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Russian Sberbank Says it’s Facing Massive Waves of DDoS Attacks

Russian Sberbank Says it’s Facing Massive Waves of DDoS Attacks

Russia’s banking and financial services company Sberbank is being targeted in a wave of unprecedented hacker attacks. Earlier this month, the bank fought off the largest distributed denial-of-service (DDoS) attack in its history.

Sergei Lebed, vice president and director of cybersecurity at Sberbank, told the audience participating at the Positive Hack Days conference that thousands of internet users have been attacking the organization over the past months.

Sberbank is Russia’s largest financial company and the third-largest in Europe, with total assets counting over $570 billion.

The entity was among the first to be sanctioned following the Russian invasion of Ukraine, and its operations on the European continent have been severely restricted as a result.

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Hackers siding with Ukraine have had Sberbank in their crosshair since the very beginning of the conflict in February. According to the bank, this activity hasn’t abated.

Massive attacks waves

On May 6, 2022, Sberbank says it repelled the biggest DDoS attack it has ever seen, measured at 450GB/sec.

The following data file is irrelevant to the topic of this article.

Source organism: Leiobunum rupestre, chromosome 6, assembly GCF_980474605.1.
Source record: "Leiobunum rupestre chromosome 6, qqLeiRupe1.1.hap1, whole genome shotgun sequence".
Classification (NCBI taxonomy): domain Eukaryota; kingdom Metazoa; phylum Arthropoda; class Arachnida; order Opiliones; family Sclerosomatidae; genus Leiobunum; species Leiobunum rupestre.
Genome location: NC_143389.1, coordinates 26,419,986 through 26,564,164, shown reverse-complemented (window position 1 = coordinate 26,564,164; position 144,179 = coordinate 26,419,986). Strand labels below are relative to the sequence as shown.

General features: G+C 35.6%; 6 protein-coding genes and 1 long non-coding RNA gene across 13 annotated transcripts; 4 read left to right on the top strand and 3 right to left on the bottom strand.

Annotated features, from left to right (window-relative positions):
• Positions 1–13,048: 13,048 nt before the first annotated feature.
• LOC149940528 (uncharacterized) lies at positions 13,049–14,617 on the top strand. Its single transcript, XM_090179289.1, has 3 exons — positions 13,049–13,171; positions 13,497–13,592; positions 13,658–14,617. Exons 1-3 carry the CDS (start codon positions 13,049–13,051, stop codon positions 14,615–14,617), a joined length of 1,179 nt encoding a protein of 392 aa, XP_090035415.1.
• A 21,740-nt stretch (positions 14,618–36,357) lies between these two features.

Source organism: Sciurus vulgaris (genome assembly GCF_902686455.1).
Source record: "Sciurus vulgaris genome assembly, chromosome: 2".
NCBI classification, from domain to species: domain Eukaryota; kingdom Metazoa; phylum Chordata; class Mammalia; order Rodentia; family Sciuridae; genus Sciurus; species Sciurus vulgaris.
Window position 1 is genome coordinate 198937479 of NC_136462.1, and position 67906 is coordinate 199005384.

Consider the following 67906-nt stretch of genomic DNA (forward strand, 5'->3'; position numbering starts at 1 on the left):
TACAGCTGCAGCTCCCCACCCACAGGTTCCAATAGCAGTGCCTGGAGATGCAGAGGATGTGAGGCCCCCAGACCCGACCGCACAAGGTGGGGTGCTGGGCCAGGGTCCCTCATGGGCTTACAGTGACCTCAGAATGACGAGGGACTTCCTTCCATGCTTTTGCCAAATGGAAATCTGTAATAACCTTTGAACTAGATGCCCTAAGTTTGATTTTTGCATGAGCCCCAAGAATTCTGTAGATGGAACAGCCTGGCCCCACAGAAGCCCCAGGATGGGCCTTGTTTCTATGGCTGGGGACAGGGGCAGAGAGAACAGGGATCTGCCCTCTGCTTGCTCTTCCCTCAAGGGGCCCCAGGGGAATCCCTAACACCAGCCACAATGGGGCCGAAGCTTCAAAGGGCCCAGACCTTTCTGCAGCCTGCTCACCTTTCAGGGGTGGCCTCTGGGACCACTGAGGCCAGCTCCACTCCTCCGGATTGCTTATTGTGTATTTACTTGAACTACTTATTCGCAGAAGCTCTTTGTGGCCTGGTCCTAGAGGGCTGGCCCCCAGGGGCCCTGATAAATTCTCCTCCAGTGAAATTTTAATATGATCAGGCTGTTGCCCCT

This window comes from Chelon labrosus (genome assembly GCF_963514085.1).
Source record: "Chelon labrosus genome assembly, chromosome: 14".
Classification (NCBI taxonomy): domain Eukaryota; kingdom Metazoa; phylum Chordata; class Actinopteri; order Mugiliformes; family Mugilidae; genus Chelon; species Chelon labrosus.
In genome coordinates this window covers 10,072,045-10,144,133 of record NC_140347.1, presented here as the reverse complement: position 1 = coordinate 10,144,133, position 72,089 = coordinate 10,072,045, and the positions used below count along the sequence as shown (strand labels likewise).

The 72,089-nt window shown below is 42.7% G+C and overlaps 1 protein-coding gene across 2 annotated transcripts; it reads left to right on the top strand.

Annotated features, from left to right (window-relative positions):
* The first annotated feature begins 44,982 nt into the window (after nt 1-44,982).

DDoS are resource-depletion attacks that aim to make online services unavailable to customers, leading to business disruption and financial losses.

The malicious traffic that supported the attack against Sberbank’s main website was generated by a botnet with 27,000 compromised devices located in the United States, the U.K., Japan, and Taiwan.

As Lebed explained, the cybercriminals used various tactics to carry out this cyberattack, including code injections into advertising scripts, malicious Chrome extensions, and Docker containers weaponized with DDoS tools.

Lebed says they detected over 100,000 internet users attacking them in the past couple of months, while in March, they recorded 46 simultaneous DDoS attacks on different Sberbank services.

Many of these attacks exploited traffic on online streaming and movie theater sites, similar to a tactic employed by Pro-Russian threat groups against key Ukrainian websites.

The web browsers of visitors of these compromised sites run specially crafted code found in injected scripts that generate many requests to specific URLs, in this case, under Sberbank’s domain.

“Today, the bank faces cyberattacks around the clock. Sberbank’s Security Operation Center analyzes cyber threats 24/7 and promptly responds to them,” Sergei Lebed

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“However, when it comes to companies in other sectors, most of them have never encountered anything like this before and may suffer damages,” warned Sberbank’s vice president.

DDoS attacks at this level are likely to continue as long as the geopolitical tensions continue to create a polarizing environment, and as Sberbank’s announcement concludes, they are may go down in number but grow in power.

This is in line with what Radware reported yesterday, a 1.1 Tbps DDoS attack lasting 36 hours, signifying that threat actors are becoming far more capable even compared to last year.



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